1. Theia

Theia was the goddess of shining light and sight. She married Hyperion who is also a god of light. Together they gave birth to Helios, Selene, and Eos.

Theia is mostly connected with powers of ‘foresight’ and ‘prophecy’.

2. Rhea

Rhea was the queen of titans after marrying Cronus and the goddess of fertility. She is the mother of the original six Olympians. Rhea saved Zeus by hiding him and handing a stone wrapped in a child’s clothing to Cronus.

Later she even helped Zeus fight against Cronus and other titans.

3. Themis

Themis was the goddess of divine law and order. She established the very first rules and regulations as per the Greek Mythology. Her rules became the first set of rules and laws for mortal humans as well.

She was one of the earliest brides of Zeus and gave birth to ‘Hours’ and ‘Fate’ who represent the natural law and order.

4. Mnemosyne

Mnemosyne is the goddess of memory and remembrance. She also invented speech and writing which seems logical since speech and writing are essential tools for memory and remembrance.

She was another lover of Zeus and had several children with him. It is said that Zeus came to her for nine nights and she gave birth to nine muses.

5. Phoebe

Phoebe was the goddess of prophetic radiance. Phoebe married Titan Coeus and had two daughters – Leto and Asteria.

Both Leto and Asteria have important stories of their own. However, there are not many stories related to Phoebe apart of her being a goddess of prophecies.

6. Tethys

Tethys was the goddess of all fresh water on Earth. It was no surprise that she married Oceanus the god of all oceans. Together they gave birth to thousands of river and lake gods and other water nymphs.

Other Important Titans and Titanesses

1. Metis

Metis was one of the children of Tethys and Oceanus. She was the first counsellor of Zeus. She was the one who told Zeus how to make Cronus throw up the rest of his siblings.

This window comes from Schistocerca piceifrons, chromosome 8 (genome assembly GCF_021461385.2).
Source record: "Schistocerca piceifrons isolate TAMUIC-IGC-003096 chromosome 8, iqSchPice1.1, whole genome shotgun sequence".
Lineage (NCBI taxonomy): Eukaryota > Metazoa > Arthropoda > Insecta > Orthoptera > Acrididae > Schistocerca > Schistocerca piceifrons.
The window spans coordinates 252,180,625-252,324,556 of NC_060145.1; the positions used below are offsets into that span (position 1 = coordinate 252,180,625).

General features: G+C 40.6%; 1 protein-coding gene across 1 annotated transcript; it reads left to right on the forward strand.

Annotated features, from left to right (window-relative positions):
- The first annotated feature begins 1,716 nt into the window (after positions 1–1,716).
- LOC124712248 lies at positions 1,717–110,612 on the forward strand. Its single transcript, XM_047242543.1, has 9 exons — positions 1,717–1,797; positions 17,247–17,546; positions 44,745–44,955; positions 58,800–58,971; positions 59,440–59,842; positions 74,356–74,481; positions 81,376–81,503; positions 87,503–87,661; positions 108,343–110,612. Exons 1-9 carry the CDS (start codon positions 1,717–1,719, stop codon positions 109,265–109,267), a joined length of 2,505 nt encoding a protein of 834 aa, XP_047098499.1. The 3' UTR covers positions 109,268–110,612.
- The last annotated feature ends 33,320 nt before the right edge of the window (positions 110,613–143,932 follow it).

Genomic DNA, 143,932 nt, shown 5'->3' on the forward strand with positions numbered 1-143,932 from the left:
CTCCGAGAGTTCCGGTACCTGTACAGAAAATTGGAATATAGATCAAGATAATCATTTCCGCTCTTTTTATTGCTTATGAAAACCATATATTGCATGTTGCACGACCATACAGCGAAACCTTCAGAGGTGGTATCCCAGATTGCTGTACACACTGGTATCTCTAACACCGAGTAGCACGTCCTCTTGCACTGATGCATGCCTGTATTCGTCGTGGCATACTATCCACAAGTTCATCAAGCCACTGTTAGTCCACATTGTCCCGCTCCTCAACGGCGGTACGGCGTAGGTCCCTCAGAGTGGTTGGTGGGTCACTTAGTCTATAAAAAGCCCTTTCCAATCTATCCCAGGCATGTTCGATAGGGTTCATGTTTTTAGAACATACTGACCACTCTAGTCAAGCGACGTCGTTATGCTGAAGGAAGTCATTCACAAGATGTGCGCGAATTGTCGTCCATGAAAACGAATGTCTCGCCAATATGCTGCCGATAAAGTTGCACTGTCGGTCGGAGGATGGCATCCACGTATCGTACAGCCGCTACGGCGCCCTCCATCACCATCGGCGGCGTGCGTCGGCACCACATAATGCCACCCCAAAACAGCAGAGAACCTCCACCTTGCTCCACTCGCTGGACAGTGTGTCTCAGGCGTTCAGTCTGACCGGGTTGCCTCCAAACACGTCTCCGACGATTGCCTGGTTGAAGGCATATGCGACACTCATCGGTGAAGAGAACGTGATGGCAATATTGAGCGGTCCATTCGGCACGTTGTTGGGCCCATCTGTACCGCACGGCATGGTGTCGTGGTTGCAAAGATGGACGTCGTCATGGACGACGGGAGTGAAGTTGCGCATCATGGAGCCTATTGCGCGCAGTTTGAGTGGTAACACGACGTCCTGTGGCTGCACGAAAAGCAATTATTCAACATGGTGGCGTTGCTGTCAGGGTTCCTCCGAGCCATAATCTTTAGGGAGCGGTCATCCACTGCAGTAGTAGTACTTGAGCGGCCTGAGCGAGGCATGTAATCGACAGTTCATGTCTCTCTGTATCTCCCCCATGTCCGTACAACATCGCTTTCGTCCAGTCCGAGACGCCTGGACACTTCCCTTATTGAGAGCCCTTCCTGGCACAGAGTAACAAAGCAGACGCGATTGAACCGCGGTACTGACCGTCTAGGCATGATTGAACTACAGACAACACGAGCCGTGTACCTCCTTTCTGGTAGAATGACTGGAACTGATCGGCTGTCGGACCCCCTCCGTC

Metis helped Zeus and other Olympians against Titans in the war. Later she married Zeus and got pregnant. However, there was a prophecy that Metis will give birth to a son who will be greater than his father.

In a fit of jealousy, Zeus swallowed pregnant Metis. He thought that this way the child would never be born. But as per the stories, Metis gave birth inside Zeus’s body. Then Zeus had a severe headache and his daughter Athena tore open his skull and came out as a fully grown adult.

Zeus being the immortal god recovered rather quickly. But Metis stayed inside him. It is said that Metis became the voice of reason in his head.

2. Atlas

Atlas is the God of Endurance which becomes relevant later.

Atlas led the army of Titans against Zeus. When Zeus won he sent all the Titans to Tartarus as a punishment. However, he sent Atlas to the end of the world and made him hold the sky on his back.

There are many statues depicting Atlas with a bent back holding a huge sphere. It is mostly incorrectly depicted as Atlas holding Earth. However, the sphere Atlas is shown holding is in fact celestial sphere.

Atlas is also the one who helped Hercules in one of his labours.

By Lucas Cranach the Elder – Unknown author, Public Domain,

3. Leto

Leto was the goddess of modesty and kindness. She was the daughter of Phoebe and Coeus.

Zeus set his sight on Leto’s sister Asteria. However, Asteria did not want to get together with Zeus. To escape him, she jumped in the ocean. Then Zeus turned his sight to Leto. He managed to get her pregnant. But then Hera who was already fed up of her husband’s infidelities turned her hatred towards Leto.

Hera made it impossible for Leto to find refugee anywhere. Wherever Leto went, she was turned away as no one wanted wrath of Hera. Finally, Leto got shelter in Delos where she gave birth to twins – Apollo and Artemis.

While Leto was not accepted by the Olympian Gods, her children became rather important Gods on Mount Olympus.

Sculpture in the Sculpture Gallery, Chatsworth House – Derbyshire, England

4. Prometheus

Prometheus was the god of forethought. He was also the one who created mankind and was rather attached to his creations.

After Prometheus created humans, he stole fire from Zeus and gave it to humans. As a result, he was punished rather harshly. Zeus ordered to chain him to a rock where an eagle would eat his liver every day. Every night his body would regenerate and the eagle would come and eat his liver again.

Since Prometheus was immortal, it was rather harsh.

He would have been tormented for an eternity had it not been for Hercules. In one of his tasks, Hercules had to go to Prometheus and ask for directions. In return, Hercules killed the eagle and freed Prometheus. By then enough time had passed for Zeus to not care anymore.

Thus as humans, we owe of the gift of fire to Prometheus.

By Heinrich Füger – [1][2], Public Domain,